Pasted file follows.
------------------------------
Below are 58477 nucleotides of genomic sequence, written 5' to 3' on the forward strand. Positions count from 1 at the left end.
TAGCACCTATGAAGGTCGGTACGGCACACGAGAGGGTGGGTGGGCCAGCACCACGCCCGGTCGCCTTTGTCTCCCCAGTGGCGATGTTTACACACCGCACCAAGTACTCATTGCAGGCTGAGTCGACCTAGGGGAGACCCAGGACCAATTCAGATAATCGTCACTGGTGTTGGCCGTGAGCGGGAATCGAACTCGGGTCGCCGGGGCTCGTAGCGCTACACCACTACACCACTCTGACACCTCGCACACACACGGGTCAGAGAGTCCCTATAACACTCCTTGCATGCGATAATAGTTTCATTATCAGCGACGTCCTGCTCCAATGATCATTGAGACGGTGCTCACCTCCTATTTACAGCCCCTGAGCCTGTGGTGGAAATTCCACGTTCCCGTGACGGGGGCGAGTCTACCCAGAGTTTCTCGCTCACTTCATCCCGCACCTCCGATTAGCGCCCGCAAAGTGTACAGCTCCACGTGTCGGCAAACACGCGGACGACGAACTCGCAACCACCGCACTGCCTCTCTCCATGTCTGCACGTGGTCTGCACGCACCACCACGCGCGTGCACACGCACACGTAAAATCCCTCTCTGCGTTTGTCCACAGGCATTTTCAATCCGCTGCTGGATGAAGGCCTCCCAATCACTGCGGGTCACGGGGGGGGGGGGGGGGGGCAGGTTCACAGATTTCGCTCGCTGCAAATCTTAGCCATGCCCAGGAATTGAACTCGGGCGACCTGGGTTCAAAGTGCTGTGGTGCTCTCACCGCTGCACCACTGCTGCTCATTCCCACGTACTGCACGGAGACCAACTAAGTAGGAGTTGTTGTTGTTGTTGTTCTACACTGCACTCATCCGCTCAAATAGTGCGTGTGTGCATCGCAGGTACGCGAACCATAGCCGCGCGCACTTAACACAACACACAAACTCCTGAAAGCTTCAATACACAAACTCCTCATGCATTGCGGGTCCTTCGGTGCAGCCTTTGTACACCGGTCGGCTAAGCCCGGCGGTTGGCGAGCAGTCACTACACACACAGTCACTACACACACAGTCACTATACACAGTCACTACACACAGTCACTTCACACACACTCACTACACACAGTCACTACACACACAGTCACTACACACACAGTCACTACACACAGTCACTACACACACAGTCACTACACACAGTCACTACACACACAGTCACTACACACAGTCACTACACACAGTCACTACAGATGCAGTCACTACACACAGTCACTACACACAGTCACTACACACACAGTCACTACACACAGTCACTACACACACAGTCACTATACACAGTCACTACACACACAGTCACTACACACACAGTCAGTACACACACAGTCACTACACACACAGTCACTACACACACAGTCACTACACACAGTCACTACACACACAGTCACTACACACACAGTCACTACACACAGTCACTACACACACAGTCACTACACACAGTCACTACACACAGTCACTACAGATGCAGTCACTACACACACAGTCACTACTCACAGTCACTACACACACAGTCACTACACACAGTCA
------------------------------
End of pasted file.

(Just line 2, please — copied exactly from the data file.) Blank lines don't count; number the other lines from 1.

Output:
TAGCACCTATGAAGGTCGGTACGGCACACGAGAGGGTGGGTGGGCCAGCACCACGCCCGGTCGCCTTTGTCTCCCCAGTGGCGATGTTTACACACCGCACCAAGTACTCATTGCAGGCTGAGTCGACCTAGGGGAGACCCAGGACCAATTCAGATAATCGTCACTGGTGTTGGCCGTGAGCGGGAATCGAACTCGGGTCGCCGGGGCTCGTAGCGCTACACCACTACACCACTCTGACACCTCGCACACACACGGGTCAGAGAGTCCCTATAACACTCCTTGCATGCGATAATAGTTTCATTATCAGCGACGTCCTGCTCCAATGATCATTGAGACGGTGCTCACCTCCTATTTACAGCCCCTGAGCCTGTGGTGGAAATTCCACGTTCCCGTGACGGGGGCGAGTCTACCCAGAGTTTCTCGCTCACTTCATCCCGCACCTCCGATTAGCGCCCGCAAAGTGTACAGCTCCACGTGTCGGCAAACACGCGGACGACGAACTCGCAACCACCGCACTGCCTCTCTCCATGTCTGCACGTGGTCTGCACGCACCACCACGCGCGTGCACACGCACACGTAAAATCCCTCTCTGCGTTTGTCCACAGGCATTTTCAATCCGCTGCTGGATGAAGGCCTCCCAATCACTGCGGGTCACGGGGGGGGGGGGGGGGGGCAGGTTCACAGATTTCGCTCGCTGCAAATCTTAGCCATGCCCAGGAATTGAACTCGGGCGACCTGGGTTCAAAGTGCTGTGGTGCTCTCACCGCTGCACCACTGCTGCTCATTCCCACGTACTGCACGGAGACCAACTAAGTAGGAGTTGTTGTTGTTGTTGTTCTACACTGCACTCATCCGCTCAAATAGTGCGTGTGTGCATCGCAGGTACGCGAACCATAGCCGCGCGCACTTAACACAACACACAAACTCCTGAAAGCTTCAATACACAAACTCCTCATGCATTGCGGGTCCTTCGGTGCAGCCTTTGTACACCGGTCGGCTAAGCCCGGCGGTTGGCGAGCAGTCACTACACACACAGTCACTACACACACAGTCACTATACACAGTCACTACACACAGTCACTTCACACACACTCACTACACACAGTCACTACACACACAGTCACTACACACACAGTCACTACACACAGTCACTACACACACAGTCACTACACACAGTCACTACACACACAGTCACTACACACAGTCACTACACACAGTCACTACAGATGCAGTCACTACACACAGTCACTACACACAGTCACTACACACACAGTCACTACACACAGTCACTACACACACAGTCACTATACACAGTCACTACACACACAGTCACTACACACACAGTCAGTACACACACAGTCACTACACACACAGTCACTACACACACAGTCACTACACACAGTCACTACACACACAGTCACTACACACACAGTCACTACACACAGTCACTACACACACAGTCACTACACACAGTCACTACACACAGTCACTACAGATGCAGTCACTACACACACAGTCACTACTCACAGTCACTACACACACAGTCACTACACACAGTCA